At Realskiers.com, we deem the intent to help support the specialty retail channel to be a prerequisite for our involvement with any indie brand. Our reasoning is simple: for Alpine skiing to survive as a sport (not just an activity), the hands-on services of an experienced bootfitter are essential. For bootfitters to survive, the establishments where they toil need to prosper, which they are unlikely to do on fitting fees and retail margins hammered flat by the Internet.
All skiers need this person-to-person attention, not just the elite who have endured our sport’s streamlined, 20-year learning curve. As a sport, not just an “industry,” we need specialty retailing to survive. If an indie’s business plan doesn’t support the specialty retail channel, they’re off my Christmas card list.
I’m not advocating applying any single, super-tricked-out solution that can only be applied in person, and I’m suspicious of anyone’s homegrown “fitting system.” But I know from years of experience that skiers rarely arrive at the right destination without informed assistance. This guidance has to be hands-on, literally. Attempts to do proper bootfitting at a distance are folly, pure and simple. This includes the counsel of every customer service operator and every self-accredited, online “assistant” who leads poor, unsuspecting skiers down the Road of Stupidity to the Destination of Despair.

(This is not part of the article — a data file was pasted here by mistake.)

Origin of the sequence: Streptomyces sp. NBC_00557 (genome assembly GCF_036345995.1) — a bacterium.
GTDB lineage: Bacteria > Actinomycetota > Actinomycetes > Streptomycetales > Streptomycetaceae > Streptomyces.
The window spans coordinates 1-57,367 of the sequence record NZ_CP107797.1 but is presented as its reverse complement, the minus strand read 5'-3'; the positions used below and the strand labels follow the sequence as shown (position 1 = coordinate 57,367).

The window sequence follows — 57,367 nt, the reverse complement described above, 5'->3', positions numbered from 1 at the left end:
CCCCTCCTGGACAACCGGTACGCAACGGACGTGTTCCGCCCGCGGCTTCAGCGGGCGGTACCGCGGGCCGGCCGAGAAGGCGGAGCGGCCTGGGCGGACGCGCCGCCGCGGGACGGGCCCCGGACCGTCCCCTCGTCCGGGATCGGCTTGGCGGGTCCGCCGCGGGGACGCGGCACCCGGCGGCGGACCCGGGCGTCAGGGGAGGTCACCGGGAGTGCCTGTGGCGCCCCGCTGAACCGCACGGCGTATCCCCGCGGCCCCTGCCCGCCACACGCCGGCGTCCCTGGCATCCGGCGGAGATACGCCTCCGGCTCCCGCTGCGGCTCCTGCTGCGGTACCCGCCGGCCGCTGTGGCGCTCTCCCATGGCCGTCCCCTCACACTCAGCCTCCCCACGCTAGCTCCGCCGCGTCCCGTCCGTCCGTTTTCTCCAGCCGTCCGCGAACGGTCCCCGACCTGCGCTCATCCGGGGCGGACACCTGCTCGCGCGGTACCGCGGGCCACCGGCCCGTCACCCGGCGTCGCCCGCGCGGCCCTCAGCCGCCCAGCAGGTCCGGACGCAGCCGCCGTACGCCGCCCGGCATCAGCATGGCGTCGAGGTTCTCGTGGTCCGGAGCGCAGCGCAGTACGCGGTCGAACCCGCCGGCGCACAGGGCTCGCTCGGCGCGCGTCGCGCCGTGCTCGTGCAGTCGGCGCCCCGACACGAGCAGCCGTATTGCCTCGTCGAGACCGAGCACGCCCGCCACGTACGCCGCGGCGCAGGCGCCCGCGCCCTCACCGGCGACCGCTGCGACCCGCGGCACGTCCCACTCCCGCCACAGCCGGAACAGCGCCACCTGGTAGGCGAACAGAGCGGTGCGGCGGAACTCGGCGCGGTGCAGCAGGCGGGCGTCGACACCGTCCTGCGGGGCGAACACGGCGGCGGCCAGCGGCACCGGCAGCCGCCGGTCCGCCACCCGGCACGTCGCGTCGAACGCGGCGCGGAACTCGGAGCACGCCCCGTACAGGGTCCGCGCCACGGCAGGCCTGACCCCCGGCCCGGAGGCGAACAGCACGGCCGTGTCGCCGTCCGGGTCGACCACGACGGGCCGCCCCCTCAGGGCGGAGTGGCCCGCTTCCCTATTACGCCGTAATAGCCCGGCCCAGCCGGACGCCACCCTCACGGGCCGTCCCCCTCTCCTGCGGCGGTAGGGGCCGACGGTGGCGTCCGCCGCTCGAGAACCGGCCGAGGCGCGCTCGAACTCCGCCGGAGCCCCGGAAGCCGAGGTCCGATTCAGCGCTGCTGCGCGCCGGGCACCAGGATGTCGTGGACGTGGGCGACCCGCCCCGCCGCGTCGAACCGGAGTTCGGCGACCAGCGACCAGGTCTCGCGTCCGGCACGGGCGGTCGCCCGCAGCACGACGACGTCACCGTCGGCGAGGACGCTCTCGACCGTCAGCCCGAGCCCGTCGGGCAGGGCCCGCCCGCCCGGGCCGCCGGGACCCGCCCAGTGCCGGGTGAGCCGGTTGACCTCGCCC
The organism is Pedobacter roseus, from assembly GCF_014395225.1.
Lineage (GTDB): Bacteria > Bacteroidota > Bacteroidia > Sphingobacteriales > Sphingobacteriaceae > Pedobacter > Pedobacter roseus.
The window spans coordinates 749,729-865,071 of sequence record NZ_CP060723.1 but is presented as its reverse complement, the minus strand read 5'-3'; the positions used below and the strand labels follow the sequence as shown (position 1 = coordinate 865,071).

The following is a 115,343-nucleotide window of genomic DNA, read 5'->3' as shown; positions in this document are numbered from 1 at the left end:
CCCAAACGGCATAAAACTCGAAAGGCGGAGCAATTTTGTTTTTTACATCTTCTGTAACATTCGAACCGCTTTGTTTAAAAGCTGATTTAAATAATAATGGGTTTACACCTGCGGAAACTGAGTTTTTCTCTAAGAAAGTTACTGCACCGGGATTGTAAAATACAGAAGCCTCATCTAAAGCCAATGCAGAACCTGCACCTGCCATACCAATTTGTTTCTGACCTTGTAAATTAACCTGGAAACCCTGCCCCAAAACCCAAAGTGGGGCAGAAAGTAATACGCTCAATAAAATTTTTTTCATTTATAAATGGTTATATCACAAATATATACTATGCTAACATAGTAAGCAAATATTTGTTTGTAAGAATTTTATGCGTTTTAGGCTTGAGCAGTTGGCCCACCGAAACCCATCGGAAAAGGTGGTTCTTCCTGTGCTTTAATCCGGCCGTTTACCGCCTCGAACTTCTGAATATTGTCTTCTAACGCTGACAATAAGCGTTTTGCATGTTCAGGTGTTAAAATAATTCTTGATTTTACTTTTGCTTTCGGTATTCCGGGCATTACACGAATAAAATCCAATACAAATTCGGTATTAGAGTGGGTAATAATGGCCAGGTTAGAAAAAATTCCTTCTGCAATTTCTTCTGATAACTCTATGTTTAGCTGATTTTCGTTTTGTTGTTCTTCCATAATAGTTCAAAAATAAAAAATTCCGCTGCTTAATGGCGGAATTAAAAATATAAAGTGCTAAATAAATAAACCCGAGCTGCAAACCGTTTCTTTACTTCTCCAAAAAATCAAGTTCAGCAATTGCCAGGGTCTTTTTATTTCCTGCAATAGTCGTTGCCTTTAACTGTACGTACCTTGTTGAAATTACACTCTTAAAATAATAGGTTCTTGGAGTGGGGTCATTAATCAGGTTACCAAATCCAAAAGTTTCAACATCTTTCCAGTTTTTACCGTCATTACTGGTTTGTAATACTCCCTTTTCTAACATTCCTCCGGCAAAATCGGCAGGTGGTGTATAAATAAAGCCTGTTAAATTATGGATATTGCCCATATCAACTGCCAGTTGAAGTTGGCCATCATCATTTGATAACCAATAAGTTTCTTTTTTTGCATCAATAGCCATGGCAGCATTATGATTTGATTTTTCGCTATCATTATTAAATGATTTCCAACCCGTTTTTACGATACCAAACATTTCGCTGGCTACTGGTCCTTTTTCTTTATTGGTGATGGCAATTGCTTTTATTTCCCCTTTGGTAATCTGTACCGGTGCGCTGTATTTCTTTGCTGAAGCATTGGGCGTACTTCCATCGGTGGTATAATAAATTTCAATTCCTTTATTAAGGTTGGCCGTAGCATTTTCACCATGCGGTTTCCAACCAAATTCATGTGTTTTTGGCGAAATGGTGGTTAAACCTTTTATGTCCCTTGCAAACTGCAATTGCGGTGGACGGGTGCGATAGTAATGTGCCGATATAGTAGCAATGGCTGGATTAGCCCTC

I ignited this rant about specialty retailing to illustrate one reason the major players have a hard time selling Powder skis: indie brands siphon off a huge percentage of the total market for fat skis. The indies are well deserving of their cut, as they helped create the market segments they continue to serve. While not all indies are innovators, those who are help propel our sport in a positive direction and contribute to its overall health.
While from season to season the Alpine ski market may seem relatively stable, in fact the fortunes of all brands have risen and fallen with the regularity of the tide. At one time, the major brands of today were start-ups with names like Fischer, Rossignol, Dynastar, Völkl and Head. There’s no point in singling out any one brand’s history as especially instructive, as all have known lofty heights and dreary downturns.
Because all brands are in some phase of the rollercoaster ride, the boundary between the major brands and the bit players is fluid. As you read this, some erstwhile important brands are slipping back towards the pack, creating opportunity for indies to move up the ranks.
But we live in uncertain times, which reduces the overall appetite for risk. Retailers need dependable suppliers, which tilts the playing field back in favor of the establishment. Last season was catastrophically bad in the Alps, laying waste to all pre-pandemic forecasts. No supplier escaped its effects. One more season like the last would most likely have profound effects on what brands survive and which ones succumb.
In the meantime, all suppliers and the ski shops who carry their goods, large and small, are obliged to focus on fundamentals, which is why there will continue to be great skis made that Americans will never see.